Thursday, June 21, 2018
Punitive Punishment and Equal Protection of the Law
I am a big fan of civil liberty and the US Constitution as well as the Irish Proclamation and the Canadian Charter of Rights. My free ebook which was released on the 10th anniversary of Gary Webb's murder was entitled "Stand True: Civil Liberty and the Hells Angles Drug Trafficking Network." It is interesting to see how civil liberty relates to drug trafficking throughout Iran Contra.
The US Constitution says "No State shall deny to any person within it's jurisdiction equal protection of the law." What a romantic concept. Imagine a judicial system where everyone has the same rights, rich or poor. That doesn't really exist in our current system. In our system a poor man and a rich man don't get the same representation. Not only that, but sometimes the police do not enforce the laws equally. That's exactly what I saw in South Seattle during the US Crack epidemic in the /80's. If a crack house opened up in a rich white neighborhood, you can bet the cops would shut it down in a hurry. We didn't see that in Rainier Beach.
We also don't see that in the incarceration of Clay Roueche. Not only is locking someone up for 30 or 300 years counterproductive, it also forces us to ask serious questions about who the real criminals actually are. Why is Clay in jail and not Sonny Barger or Randy Jones? Why did they use a slime ball illegal act to arrest Clay on US soil when they refuse to extradite Randy and Trevor Jones? That is unequal protection of the law.
People have asked me, why am I supporting Clay's art and his book? His art is awesome. All too often we see confused renditions of modern art that look like someone threw a bucket of paint on a canvas. Clay's art is colorful, talented and thought provoking. His book is along a similar theme as mine. Expounding on the Chinese virtues taught in the martial arts is what lead me to Zen. George Christie shares that ideal.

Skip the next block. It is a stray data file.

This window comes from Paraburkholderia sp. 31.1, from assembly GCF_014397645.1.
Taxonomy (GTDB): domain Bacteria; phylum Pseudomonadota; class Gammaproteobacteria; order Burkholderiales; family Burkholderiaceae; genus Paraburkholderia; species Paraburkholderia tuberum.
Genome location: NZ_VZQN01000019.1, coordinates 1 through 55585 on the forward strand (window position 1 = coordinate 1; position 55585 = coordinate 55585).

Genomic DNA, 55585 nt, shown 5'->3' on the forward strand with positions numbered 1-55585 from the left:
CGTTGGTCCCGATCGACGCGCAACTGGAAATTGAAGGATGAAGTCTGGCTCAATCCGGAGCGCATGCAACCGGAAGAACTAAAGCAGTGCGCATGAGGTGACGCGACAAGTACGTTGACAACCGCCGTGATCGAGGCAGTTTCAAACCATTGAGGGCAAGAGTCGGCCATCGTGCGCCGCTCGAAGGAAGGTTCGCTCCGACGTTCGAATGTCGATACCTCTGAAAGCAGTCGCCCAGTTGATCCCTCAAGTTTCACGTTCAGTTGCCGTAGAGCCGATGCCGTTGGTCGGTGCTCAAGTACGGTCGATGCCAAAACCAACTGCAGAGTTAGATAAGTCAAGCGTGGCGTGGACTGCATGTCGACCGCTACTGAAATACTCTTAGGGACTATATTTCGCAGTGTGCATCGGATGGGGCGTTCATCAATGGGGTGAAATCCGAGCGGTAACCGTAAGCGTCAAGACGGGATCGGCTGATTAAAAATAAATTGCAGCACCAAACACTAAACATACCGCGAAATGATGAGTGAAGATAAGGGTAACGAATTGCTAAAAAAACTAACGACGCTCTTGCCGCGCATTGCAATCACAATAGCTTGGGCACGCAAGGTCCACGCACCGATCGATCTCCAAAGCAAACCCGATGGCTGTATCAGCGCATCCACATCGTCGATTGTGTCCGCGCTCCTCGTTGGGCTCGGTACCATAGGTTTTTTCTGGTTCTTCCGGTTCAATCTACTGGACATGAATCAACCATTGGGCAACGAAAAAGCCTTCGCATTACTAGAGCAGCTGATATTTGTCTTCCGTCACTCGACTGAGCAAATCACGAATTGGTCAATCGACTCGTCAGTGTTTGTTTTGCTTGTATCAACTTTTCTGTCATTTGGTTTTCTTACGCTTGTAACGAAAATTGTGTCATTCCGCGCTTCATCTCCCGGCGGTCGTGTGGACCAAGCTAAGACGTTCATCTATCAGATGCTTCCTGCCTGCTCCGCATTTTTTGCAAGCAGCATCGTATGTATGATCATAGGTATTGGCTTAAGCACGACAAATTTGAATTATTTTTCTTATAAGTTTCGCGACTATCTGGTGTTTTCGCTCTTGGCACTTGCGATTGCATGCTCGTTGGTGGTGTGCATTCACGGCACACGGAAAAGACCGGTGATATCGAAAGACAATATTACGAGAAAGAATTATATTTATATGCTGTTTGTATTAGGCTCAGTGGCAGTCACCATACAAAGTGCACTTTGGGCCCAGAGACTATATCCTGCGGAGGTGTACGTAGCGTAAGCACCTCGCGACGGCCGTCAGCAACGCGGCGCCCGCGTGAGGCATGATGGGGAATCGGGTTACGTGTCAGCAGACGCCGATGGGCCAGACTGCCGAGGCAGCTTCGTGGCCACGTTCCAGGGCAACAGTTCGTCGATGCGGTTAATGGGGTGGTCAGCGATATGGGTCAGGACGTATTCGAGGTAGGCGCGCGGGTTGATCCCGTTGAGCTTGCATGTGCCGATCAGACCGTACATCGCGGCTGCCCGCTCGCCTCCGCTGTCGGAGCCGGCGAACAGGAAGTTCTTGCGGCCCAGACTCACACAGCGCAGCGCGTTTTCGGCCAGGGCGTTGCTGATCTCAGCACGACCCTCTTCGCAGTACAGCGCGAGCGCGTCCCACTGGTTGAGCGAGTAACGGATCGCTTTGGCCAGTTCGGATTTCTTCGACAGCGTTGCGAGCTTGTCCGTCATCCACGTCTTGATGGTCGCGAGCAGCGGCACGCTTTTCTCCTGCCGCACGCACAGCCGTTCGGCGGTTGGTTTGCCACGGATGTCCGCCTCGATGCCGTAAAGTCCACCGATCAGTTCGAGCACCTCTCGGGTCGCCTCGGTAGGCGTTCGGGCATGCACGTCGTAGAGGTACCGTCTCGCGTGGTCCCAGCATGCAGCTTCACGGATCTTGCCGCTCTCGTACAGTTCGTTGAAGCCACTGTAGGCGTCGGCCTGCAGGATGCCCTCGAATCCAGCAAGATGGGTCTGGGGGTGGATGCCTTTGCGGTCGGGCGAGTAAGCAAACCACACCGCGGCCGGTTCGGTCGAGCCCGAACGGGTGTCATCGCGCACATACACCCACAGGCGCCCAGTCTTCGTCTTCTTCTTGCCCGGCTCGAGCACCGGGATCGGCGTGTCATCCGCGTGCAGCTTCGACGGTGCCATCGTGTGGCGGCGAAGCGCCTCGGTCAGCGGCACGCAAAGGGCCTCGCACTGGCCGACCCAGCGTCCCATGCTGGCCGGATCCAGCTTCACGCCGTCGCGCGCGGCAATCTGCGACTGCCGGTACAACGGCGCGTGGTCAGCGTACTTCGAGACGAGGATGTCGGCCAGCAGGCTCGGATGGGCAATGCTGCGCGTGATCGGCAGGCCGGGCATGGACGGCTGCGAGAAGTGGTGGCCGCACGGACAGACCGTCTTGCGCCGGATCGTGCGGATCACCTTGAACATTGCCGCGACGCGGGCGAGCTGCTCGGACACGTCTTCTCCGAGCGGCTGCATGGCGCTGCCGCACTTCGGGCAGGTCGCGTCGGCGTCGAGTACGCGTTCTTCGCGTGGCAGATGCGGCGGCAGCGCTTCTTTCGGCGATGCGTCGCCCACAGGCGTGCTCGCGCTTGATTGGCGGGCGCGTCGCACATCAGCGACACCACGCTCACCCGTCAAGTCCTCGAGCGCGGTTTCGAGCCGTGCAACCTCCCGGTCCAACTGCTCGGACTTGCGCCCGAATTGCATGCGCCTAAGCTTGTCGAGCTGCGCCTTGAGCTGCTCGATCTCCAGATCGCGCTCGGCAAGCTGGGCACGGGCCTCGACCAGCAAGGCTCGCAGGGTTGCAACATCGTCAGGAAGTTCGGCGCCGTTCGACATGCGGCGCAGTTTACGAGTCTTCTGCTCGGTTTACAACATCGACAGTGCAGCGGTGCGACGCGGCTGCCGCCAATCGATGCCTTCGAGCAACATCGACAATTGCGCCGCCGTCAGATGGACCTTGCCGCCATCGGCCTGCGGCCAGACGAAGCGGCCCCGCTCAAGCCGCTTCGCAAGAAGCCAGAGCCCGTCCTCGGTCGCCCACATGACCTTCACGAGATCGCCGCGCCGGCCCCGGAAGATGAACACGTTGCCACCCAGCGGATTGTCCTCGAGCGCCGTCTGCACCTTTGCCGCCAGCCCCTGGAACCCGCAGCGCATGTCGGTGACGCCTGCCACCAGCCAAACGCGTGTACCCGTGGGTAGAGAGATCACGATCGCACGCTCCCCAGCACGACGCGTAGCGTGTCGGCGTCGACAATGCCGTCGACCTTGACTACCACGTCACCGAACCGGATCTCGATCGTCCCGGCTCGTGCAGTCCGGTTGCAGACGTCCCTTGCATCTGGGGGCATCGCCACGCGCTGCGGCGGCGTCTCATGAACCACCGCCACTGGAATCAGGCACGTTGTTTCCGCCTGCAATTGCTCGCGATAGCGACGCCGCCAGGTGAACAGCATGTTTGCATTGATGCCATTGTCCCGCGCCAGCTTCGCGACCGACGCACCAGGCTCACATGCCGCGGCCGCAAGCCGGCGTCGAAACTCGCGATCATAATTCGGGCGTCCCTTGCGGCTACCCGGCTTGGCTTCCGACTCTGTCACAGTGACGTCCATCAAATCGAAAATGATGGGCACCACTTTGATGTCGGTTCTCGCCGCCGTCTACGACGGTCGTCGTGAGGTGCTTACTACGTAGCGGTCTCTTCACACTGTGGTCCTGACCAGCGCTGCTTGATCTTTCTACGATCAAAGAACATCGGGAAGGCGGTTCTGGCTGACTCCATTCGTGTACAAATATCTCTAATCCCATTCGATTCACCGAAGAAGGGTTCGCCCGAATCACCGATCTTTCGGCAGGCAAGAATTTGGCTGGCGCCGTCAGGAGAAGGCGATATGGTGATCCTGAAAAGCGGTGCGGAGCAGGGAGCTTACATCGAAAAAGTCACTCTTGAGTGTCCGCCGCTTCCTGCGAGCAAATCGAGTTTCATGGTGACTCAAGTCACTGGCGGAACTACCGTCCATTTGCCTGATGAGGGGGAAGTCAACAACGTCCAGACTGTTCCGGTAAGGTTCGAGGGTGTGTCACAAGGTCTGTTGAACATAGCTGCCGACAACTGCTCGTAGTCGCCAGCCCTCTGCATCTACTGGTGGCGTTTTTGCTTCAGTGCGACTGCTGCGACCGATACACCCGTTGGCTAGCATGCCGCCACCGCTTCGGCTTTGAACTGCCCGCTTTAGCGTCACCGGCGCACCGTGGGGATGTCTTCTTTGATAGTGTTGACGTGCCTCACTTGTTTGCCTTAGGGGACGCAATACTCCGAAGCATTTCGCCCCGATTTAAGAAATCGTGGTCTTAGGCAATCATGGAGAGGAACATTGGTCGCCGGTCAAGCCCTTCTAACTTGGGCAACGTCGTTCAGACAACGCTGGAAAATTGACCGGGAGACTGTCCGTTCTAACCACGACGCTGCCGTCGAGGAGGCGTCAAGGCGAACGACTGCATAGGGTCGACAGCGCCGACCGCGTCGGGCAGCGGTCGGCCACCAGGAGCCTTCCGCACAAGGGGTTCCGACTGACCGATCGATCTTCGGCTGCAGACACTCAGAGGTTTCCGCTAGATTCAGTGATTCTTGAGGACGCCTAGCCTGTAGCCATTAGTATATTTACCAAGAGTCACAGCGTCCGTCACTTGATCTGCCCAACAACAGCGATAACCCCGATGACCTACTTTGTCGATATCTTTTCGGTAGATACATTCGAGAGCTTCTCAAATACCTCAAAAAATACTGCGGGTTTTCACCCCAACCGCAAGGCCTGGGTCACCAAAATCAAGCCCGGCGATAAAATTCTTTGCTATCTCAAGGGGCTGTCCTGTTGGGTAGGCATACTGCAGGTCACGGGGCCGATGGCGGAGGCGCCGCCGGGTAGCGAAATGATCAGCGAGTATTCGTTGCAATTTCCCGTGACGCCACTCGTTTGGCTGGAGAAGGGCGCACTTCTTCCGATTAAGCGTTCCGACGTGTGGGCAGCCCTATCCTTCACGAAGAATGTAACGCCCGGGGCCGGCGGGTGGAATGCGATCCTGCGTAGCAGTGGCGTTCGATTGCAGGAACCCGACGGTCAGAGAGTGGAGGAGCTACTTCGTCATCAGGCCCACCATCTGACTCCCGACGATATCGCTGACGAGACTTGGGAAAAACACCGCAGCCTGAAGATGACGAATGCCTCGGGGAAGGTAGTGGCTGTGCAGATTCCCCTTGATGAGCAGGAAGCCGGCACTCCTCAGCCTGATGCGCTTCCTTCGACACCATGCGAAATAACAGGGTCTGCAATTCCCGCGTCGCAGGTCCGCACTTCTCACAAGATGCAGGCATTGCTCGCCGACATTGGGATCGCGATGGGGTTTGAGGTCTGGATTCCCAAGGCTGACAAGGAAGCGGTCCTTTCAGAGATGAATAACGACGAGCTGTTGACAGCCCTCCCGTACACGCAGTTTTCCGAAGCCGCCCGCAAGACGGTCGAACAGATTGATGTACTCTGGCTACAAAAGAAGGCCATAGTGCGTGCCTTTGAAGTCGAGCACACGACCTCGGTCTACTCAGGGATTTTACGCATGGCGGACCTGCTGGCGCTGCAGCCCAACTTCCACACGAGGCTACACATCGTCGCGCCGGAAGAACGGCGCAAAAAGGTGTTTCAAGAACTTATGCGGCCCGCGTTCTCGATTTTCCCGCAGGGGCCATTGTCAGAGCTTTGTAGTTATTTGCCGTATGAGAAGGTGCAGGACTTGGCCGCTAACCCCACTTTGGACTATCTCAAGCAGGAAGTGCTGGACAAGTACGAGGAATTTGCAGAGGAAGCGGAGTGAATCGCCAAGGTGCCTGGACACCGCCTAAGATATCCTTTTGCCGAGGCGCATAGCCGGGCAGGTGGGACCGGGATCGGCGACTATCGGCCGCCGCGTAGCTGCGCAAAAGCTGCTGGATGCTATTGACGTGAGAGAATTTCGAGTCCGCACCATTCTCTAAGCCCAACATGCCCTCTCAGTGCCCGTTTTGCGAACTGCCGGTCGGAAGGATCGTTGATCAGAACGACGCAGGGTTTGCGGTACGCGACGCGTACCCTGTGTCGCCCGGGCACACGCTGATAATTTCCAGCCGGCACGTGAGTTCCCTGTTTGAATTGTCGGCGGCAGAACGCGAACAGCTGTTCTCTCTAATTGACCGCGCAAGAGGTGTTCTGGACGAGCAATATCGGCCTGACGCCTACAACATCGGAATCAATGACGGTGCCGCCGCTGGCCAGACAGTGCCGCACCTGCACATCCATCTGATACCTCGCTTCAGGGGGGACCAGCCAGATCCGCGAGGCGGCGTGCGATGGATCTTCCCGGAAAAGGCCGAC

Although I have made it clear that I don't have beef with the entire club, it is no secret that I can't stand the Surrey girl chapter of the Hells Angels. When I read Clay's book, who do you think I'm going to support? The trailer trash Surrey Girls or the Terracotta warriors? One has honor, the other does not. Ricky Carmella is disgusting. The sordid tale of his pals bullying and sodomizing a hippie with a broomstick is all explained in chapter seven of my free ebook.
Don't get me started on Big Tony and Piggy's Palace. Anthony Terezakis sold drugs for the Hells Angels in the DTES. He filmed himself beating the life out of drug addicts who owed him money. These are the kind of people the Hells Angels have working for them in the drug trade. Like Larry Mizen on the Surrey strip. It is impossible for me to respect guys like that. Like the bikers and cops who gang raped Dianne Rock. So if Clay does something good, I'm going to recognize it.
When the police allow the Hells Angels to sell pot and the Black door and the bulldog cafe but arrest Marc Emery across the street, that is unequal protection of the law. I have a problem with unequal protection of the law because it implies corruption. I didn't find out about the police corruption in Brooklyn when I was in New York until a few years ago.
Clay deserves a prison transfer back to Canada.